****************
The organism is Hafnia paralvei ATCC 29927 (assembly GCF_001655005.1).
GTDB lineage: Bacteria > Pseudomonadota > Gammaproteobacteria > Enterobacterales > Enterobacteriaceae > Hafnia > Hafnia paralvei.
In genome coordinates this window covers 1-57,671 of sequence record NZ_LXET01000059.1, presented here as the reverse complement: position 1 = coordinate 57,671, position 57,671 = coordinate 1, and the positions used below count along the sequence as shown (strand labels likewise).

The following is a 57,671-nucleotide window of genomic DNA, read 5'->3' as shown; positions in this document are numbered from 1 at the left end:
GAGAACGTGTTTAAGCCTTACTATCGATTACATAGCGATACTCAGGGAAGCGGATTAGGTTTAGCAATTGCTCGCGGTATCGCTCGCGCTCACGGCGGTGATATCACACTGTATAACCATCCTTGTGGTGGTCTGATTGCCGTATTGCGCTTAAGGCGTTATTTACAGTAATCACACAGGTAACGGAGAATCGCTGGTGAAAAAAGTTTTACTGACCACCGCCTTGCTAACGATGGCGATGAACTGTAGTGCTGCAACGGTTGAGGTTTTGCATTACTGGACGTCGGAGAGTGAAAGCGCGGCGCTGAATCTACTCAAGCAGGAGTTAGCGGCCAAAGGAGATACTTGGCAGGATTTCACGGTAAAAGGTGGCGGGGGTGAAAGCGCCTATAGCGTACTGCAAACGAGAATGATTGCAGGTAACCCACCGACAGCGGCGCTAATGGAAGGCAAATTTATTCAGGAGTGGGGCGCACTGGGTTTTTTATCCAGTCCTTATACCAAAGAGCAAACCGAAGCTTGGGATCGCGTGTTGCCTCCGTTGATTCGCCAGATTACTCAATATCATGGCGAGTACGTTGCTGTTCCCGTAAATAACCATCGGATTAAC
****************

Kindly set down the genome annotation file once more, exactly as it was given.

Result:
The organism is Hafnia paralvei ATCC 29927 (assembly GCF_001655005.1).
GTDB lineage: Bacteria > Pseudomonadota > Gammaproteobacteria > Enterobacterales > Enterobacteriaceae > Hafnia > Hafnia paralvei.
In genome coordinates this window covers 1-57,671 of sequence record NZ_LXET01000059.1, presented here as the reverse complement: position 1 = coordinate 57,671, position 57,671 = coordinate 1, and the positions used below count along the sequence as shown (strand labels likewise).

The following is a 57,671-nucleotide window of genomic DNA, read 5'->3' as shown; positions in this document are numbered from 1 at the left end:
GAGAACGTGTTTAAGCCTTACTATCGATTACATAGCGATACTCAGGGAAGCGGATTAGGTTTAGCAATTGCTCGCGGTATCGCTCGCGCTCACGGCGGTGATATCACACTGTATAACCATCCTTGTGGTGGTCTGATTGCCGTATTGCGCTTAAGGCGTTATTTACAGTAATCACACAGGTAACGGAGAATCGCTGGTGAAAAAAGTTTTACTGACCACCGCCTTGCTAACGATGGCGATGAACTGTAGTGCTGCAACGGTTGAGGTTTTGCATTACTGGACGTCGGAGAGTGAAAGCGCGGCGCTGAATCTACTCAAGCAGGAGTTAGCGGCCAAAGGAGATACTTGGCAGGATTTCACGGTAAAAGGTGGCGGGGGTGAAAGCGCCTATAGCGTACTGCAAACGAGAATGATTGCAGGTAACCCACCGACAGCGGCGCTAATGGAAGGCAAATTTATTCAGGAGTGGGGCGCACTGGGTTTTTTATCCAGTCCTTATACCAAAGAGCAAACCGAAGCTTGGGATCGCGTGTTGCCTCCGTTGATTCGCCAGATTACTCAATATCATGGCGAGTACGTTGCTGTTCCCGTAAATAACCATCGGATTAAC